Recently, a coffee restaurant opened up near Los Angeles calling itself “Dumb Starbucks”. It has nothing to do with the established, and well-known coffee restaurants that operate under the Starbucks trademarks. The new restaurant even employs logos similar to those owned by Starbucks and a similar trade dress.

The new restaurant is claiming legal protection from trademark infringement under the doctrine of parody. Starbucks says it is aware of the new restaurant calling itself “Dumb Starbucks” and is looking into its legal options.

So the question becomes: can the new restaurant shield itself from legal liability for trademark infringement by employing a defense based on parody? In the opinion of this writer, this defense fails. (It is likely that this is nothing more than a grandiose publicity stunt, and the new restaurant will voluntarily relinquish the “Dumb Starbucks” moniker in short order. The prospect of litigating this issue would seem to be unappealing to the upstart.)

The defense of parody to trademark infringement is an extension of a trademark defendant asserting its first amendment right to free expression. However, freedom of speech under the first amendment is not absolute. In the context of trademark infringement, a defense of parody is more likely to be upheld where the asserted parody is done for the sake of humor. Such does not appear to be case here. Rather, the motivation appears solely to be commercial gain. Moreover, the fact that the very similar, if not identical use of rather famous trademarks are utilized in connection with identical goods and services further would seem to negate the parody defense. This would seem to be a case where the use of the trademarks leads to the likelihood of confusion in the marketplace, therefore a finding of infringement and the defense of parody fails.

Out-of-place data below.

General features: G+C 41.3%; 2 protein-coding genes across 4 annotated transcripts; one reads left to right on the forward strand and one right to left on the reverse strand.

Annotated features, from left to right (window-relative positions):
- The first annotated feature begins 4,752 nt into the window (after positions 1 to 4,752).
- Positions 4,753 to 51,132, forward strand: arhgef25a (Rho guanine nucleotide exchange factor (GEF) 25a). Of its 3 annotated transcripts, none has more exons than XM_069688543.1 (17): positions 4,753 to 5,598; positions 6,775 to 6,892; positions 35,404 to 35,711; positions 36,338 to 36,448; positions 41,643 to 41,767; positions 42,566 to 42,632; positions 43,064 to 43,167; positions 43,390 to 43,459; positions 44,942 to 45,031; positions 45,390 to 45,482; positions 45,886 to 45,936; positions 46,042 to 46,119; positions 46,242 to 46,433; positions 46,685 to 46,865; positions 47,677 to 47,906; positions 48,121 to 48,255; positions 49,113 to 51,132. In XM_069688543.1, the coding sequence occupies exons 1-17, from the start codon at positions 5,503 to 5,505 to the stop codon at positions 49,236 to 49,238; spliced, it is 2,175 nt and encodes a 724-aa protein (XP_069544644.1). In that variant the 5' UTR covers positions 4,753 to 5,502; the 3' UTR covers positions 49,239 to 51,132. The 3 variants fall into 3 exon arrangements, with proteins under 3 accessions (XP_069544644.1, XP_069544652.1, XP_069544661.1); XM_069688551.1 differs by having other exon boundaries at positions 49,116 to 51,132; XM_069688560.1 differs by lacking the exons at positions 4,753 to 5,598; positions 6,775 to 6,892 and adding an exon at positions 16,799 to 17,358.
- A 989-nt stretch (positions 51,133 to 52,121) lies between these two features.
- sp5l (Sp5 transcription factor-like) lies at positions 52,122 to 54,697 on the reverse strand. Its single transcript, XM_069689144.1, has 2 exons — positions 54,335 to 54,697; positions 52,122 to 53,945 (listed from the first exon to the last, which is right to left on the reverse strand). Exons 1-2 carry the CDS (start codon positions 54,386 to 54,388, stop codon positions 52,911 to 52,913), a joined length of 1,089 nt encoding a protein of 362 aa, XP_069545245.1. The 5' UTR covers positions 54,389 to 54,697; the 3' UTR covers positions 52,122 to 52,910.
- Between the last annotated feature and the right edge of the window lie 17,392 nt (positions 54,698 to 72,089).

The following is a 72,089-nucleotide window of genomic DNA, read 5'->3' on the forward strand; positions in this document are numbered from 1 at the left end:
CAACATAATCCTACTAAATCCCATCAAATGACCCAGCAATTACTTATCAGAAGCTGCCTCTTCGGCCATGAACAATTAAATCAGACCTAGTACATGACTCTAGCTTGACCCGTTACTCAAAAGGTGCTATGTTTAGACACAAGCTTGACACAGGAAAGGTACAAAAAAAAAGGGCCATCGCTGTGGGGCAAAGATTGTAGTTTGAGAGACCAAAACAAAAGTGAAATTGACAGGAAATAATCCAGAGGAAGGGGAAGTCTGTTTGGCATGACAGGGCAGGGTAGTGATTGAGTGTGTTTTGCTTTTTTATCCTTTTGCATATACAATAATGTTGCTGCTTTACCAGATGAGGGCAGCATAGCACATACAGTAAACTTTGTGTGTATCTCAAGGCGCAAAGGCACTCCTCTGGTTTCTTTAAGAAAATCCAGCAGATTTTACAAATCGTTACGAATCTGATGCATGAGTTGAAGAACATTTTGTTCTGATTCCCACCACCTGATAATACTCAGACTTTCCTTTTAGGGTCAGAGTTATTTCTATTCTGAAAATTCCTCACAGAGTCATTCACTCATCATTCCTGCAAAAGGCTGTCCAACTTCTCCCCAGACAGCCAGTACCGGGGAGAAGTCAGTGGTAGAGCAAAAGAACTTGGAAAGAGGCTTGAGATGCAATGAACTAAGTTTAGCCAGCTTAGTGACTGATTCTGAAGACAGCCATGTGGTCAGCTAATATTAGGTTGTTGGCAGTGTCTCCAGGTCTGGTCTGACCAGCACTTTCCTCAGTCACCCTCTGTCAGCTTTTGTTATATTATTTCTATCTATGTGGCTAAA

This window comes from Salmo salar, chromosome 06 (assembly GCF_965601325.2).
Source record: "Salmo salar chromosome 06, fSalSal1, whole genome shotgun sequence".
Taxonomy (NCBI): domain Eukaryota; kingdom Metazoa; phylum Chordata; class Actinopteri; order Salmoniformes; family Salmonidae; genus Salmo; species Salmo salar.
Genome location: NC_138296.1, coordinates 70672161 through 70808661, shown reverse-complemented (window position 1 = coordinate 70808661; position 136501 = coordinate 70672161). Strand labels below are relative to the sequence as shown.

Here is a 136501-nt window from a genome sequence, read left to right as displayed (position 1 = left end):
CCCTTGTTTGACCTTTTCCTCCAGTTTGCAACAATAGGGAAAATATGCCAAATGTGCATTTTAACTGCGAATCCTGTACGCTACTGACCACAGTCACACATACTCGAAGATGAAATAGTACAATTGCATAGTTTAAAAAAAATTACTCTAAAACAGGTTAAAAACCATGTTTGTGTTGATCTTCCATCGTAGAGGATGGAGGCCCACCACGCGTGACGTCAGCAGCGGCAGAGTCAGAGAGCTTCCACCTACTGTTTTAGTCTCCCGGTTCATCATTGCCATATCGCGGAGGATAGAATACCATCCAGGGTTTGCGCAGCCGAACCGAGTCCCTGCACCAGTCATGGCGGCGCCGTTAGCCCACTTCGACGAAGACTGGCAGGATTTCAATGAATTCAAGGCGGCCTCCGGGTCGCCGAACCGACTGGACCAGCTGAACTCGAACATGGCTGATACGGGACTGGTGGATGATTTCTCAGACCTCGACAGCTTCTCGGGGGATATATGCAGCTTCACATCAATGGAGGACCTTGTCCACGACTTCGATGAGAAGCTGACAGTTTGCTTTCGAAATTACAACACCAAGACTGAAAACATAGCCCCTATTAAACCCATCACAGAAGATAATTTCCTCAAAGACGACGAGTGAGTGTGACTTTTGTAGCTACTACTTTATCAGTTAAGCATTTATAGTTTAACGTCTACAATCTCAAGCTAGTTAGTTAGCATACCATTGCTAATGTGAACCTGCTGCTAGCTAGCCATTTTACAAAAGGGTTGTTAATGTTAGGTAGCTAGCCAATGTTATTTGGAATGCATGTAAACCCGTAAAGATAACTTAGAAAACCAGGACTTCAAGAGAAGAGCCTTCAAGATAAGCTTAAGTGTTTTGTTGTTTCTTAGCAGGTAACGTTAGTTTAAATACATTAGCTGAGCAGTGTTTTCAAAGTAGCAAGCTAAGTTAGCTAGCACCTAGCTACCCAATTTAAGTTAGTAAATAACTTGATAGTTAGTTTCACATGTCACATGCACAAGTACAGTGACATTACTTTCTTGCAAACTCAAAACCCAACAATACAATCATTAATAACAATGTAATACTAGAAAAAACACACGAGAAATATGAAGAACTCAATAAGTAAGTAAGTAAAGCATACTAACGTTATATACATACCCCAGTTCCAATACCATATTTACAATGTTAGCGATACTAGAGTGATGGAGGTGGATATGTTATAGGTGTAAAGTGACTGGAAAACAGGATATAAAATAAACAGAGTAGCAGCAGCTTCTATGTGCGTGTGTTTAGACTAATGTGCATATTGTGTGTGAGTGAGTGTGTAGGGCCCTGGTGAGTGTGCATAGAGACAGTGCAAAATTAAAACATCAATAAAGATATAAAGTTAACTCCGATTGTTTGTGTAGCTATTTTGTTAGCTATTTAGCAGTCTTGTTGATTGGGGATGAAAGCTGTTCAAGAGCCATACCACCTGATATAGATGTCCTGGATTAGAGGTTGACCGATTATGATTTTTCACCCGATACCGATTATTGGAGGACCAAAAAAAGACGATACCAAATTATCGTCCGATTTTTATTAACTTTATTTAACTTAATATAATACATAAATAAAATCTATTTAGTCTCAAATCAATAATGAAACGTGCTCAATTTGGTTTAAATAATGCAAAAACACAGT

So you have an online identity. Perhaps you own a blog or contribute regularly to an online discussion or bulletin board. Have you considered your identity or brand, as it relates to legal issues? What about mentioning other people’s or company’s brands (i.e. trademarks) in your blogs?

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One of the more common reasons that an application to register a trademark is rejected is that the mark as it is shown on the specimen is merely ornamental. This common basis for rejection is often found when applicants file an application to register a trademark on their own, pro se, without the aid of an experienced trademark attorney. Note that this is typically an issue of the manner in which the mark appears on the specimen and not a issue with regard to the mark itself. However, this can be fatal to the application if the applicant did not have appropriate specimens at the time of filing the application.

A mark will be deemed to be merely ornamental if the mark appears on the specimen as a merely decorative feature, and does not identify and distinguish the applicant’s goods. As such, the decorative matter does not function as a trademark.

This rejection is most often seen when the specimen provided is a t-shirt or article of clothing and the mark is splashed in large font on the front of the shirt.  This issue is not limited to clothing, however. The issue of ornamentation may arise when the application to register the mark is in connection with mugs, printed matter, or other goods.

As such, it is important to be sure that the mark is used as an identifier, i.e. a brand name or the like, or the application might be rejected. Worse, it may not be a rectifiable issue.


Infringement without likelihood of confusion or how congress has created broad protection for the Olympic symbols. The Amateur Sports Act of 1978 crafts an exception for the usual requirement of likelihood of confusion in a determination of trademark infringement. In pertinent part, the Act states that without the consent of the U.S. Olympic Committee, the Olympic symbols, (i.e., the familiar rings and other symbols of the Olympics) are reserved. Any person who uses these Olympic symbols, without consent of the USOC, for the purpose of trade or to induce the sale of goods or services, or the like, is subject to civil litigation. In other words, there is no need to prove likelihood of confusion, as would normally be the standard, in order to prove trademark infringement in the case of the defined Olympic symbols.